Now, the goal here isn't to ski like Bode. Mike's railroad tracking drills are spot on. A lot of times you can do that drill without any sort of agressive crossover move. However, I have seen many racers who are learning get stuck with low edge angles because they refuse to crossover and commit to the turn.

When completing and transitioning to the next turn, two crucial things need to happen. One is the crossover- where the power comes from. The other is a re-centering move. This one is much more sublte, and often people don't realize that this is happening at the highest levels of skiing during the crossover. Bode doesn't get from the backseat to driving the ski hard in the next turn just from the crossover.

I can't emphasize enough how important it is not to counter when making this move. Lots of railroad track drills help in getting the correct body position ingrained such that bad habits don't come back. However, the crossover is not the source of the counter.

My take- if you aren't crossing over, you are just skiing the course, not racing the course.
post #21 of 22
The higher the edge angle prior to entering the fall line, generally, the higher the edge angle through the remainder of the turn. Be aware of how actively, accurately and to what degree you are willing to TILT YOUR FEET up on edge at the 'switch,' prior to fall line entry (yep, using your ankles inside your boots) -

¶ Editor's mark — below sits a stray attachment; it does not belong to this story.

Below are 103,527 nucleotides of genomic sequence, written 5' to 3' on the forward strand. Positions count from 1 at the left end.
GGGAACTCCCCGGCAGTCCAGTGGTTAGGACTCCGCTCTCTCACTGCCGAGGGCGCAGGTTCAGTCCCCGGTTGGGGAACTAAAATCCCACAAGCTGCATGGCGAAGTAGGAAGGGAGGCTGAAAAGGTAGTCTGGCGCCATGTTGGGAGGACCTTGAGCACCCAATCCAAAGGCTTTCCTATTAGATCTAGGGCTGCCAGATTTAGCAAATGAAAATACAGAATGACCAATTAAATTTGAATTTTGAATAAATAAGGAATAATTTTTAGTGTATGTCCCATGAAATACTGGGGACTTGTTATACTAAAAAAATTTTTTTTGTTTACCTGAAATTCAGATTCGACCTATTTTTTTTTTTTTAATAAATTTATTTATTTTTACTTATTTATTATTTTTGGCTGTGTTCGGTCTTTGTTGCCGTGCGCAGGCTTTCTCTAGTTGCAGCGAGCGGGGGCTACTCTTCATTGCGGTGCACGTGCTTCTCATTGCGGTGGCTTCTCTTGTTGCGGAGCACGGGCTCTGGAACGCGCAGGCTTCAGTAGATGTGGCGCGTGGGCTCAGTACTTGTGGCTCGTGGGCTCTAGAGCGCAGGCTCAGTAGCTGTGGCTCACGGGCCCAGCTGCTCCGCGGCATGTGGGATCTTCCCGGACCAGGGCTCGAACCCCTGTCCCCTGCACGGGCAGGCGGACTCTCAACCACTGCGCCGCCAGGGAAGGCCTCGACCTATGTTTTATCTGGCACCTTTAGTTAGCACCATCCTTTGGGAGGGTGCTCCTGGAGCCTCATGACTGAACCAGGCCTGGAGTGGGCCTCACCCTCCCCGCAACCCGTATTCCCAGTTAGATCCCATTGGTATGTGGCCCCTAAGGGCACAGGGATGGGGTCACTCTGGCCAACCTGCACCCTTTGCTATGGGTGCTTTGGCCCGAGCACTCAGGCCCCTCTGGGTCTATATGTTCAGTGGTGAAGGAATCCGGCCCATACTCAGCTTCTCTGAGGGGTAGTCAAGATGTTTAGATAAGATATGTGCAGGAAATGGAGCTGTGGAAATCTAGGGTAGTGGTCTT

It starts in the feet. Don't just move the body and leave the feet in a bucket.

Then, read the above posts to play with the balancing issues -
post #22 of 22
I'm not a coach, but here are some things that have worked well for me.

If by 'leg extension' you mean getting your feet out from underneath you, it is hard to practice at slow speeds because you need centrifugal force to maintain that position. What works for me is patience. I stay with my turn long enough so that as I am crossing over and begin rolling over my edges, my skis are headed away from my body. In other words, I use the end of one turn to let my legs come out from underneath me on the other side for the next turn. This is why it's so hard to get your legs out from underneath you on the first turn. You'll have to develop a feel for how far you can let the skis come out without losing the turn.

Another perspective of leg extension is keeping a relatively straight outside leg. Then your skeleton is handling most of the force generated by the turn. This is good because bones are stronger than muscle and they don't fatigue. Take a look at a picture of an Austrian world cup racer and you will see this.

You also mentioned countering. For me to eliminate the excessive old school countering I used, I had to concentrate on what my inside ski was doing and keeping my hips square with my skis as much as possible. When you are doing the railroad track drill, pay close attention to the track of the inside ski. If you are countered too much, it will be impossible for the inside ski to carve because the counter will prevent your skis and legs from being parallel. Concentrate on rolling your inside knee into the center of the turn radius so that your lower legs are parallel to eachother and both skis have the same edge angle.